DE 39 12 572 discloses an apparatus for applying thin films by sputtering, wherein the rate at which layers of different materials are deposited is controllable. In order to achieve thin packets of layers, at least thin different kinds of counter-electrodes are provided on the cathode side. U.S. Pat. No. 5,169,509 discloses a method and an apparatus for the reactive coating of a substrate with an electrically insulating material, silicon dioxide (SiO2) for example, consisting of an alternating-current source, which is connected to magnetron cathodes in a coating chamber. Two non-grounded outputs of the alternating-current source are each connected with a cathode bearing a target, each target approximately the same distance away from the opposite substrate. The effective value of the discharge voltage is measured by an effective-voltage detector and fed as direct current through a conductor which by means of a control valve directs the reactive gas flow from the container to the distribution line such that the measured voltage will agree with a set voltage.
U.S. Pat. No. 5,240,584 discloses an apparatus for the reactive coating of a substrate in which a magnetron cathode is electrically separated from the vacuum chamber and has two parts electrically separated from one another. The target base body with yoke and magnets as the one part--with the insertion of a capacitor--is connected to the negative pole of a direct-current voltage supply. The target is connected as the other part through a choke and a parallel resistance and through a capacitor to the positive pole of the power supply, and through a resistor to an anode at ground potential. In series with the low-induction capacitor an inductance is inserted in the branch line to the resistor and to the choke, and the value of the resistance is typically between 2,000 ohms and 10,000 ohms. This known apparatus is so constructed that it suppresses a predominant number of the arcs occurring during a coating process, and reduces the energy of the arcs and improves the reignition of the plasma after an arc.
The practicality of a sputtering process stands and falls with the stability of the process. That is, the system must be stable over long periods of time (300 h) and assure the electrical requirement (cathode current, power) and the optical properties of the coating (index of refraction, thickness, and thickness distribution).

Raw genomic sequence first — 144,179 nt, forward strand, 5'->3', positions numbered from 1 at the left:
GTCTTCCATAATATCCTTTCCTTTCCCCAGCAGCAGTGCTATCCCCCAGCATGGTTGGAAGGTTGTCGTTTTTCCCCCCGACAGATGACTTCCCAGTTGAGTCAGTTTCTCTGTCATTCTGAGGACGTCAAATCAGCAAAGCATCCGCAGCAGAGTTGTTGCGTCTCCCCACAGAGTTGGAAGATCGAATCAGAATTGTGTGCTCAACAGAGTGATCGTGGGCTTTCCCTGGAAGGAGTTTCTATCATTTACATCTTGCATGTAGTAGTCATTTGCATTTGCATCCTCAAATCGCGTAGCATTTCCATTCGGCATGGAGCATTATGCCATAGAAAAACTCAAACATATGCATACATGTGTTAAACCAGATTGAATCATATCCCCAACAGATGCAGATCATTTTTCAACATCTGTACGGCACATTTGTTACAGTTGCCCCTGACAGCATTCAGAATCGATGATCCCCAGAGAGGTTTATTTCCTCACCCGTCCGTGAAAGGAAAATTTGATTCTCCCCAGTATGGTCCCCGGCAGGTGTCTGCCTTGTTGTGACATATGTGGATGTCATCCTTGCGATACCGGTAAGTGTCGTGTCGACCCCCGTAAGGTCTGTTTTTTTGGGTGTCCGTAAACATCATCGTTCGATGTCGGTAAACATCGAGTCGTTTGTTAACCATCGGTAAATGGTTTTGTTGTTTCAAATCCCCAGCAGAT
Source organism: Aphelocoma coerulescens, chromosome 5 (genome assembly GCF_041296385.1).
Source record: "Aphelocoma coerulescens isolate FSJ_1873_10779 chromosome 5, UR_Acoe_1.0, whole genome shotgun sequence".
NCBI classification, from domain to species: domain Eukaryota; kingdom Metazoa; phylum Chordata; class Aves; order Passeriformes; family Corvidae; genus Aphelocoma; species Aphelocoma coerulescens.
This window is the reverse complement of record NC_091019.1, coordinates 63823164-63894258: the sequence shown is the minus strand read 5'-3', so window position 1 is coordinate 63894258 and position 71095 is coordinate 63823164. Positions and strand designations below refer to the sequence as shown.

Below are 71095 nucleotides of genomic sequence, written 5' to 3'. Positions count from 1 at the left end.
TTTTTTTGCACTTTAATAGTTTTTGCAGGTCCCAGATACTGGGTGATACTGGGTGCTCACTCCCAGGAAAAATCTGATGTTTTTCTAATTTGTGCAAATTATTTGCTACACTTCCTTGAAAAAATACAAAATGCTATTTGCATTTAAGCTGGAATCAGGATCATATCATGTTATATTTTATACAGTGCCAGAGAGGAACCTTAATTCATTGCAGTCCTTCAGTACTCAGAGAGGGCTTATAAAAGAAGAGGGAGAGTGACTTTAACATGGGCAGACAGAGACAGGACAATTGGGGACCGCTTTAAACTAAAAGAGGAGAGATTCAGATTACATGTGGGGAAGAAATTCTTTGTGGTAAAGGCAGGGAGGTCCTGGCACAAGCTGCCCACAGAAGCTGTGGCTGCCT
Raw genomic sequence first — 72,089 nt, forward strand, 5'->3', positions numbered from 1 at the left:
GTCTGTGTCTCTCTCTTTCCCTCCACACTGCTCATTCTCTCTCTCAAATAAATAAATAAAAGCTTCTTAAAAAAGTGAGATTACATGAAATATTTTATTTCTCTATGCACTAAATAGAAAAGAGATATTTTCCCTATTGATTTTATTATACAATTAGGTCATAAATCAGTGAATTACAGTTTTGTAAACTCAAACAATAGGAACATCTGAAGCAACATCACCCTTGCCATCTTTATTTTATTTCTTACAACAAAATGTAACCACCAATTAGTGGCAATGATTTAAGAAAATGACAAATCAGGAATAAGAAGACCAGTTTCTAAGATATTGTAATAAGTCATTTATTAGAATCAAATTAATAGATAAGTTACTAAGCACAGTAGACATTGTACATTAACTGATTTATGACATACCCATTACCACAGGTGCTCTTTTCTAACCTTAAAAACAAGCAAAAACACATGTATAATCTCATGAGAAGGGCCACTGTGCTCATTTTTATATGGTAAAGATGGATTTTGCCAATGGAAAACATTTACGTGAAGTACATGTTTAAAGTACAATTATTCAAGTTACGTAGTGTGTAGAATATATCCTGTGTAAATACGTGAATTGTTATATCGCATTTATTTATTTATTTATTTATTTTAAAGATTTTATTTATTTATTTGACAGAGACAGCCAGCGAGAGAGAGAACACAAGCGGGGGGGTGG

The greater the length of a cathode becomes, the greater becomes the power required and the more difficult it becomes to satisfy the stability requirements. This has determined the physical background, that the voltage is determined by pressure, kind of gas, and the quality of the target surface, while the current increases in proportion to the length. Small changes in the quality of the target surface produce small voltage variations which, however, multiplied by the high current resulting from the great cathode length, lead to high power fluctuations, which can be so great that the target can melt locally.
It is especially problematic to maintain the degree of oxidation of the deposited coating at high powers. This problem is the result of the fact that, for the large surface coating of architectural glass, oxides, among other things, are deposited when sputtering of a metal target is performed with an oxygen-argon mixture in order to obtain a particular oxide modification. This oxide modification is needed in order, for example, to set the color of the coating system or the corrosion resistance.
If the supply of the oxygen is increased, the cathode tilts to the oxide mode. If the oxygen content is increased only above the tilt point, then the cathode can be brought back into the metal mode by increasing the power.
Two basic ways are known for the cathodes to perform:
Type 1: The resistance of the cathodes decreases with increasing reactive gas content.
Type 2: The resistance of the cathodes increases with increasing reactive gas content.
Which type is present depends on the material and on the kind of reactive gas.
Most applications use as the "working point" a ratio of oxygen content to power that is close to the "tilt point". The reason for this is that in this range the highest oxide coating rates are achieved. For the operation of the system this working point is very unfavorable, because slight fluctuations in power, oxygen, or the cathode environment can lead to a change in the mode so that product rejects result.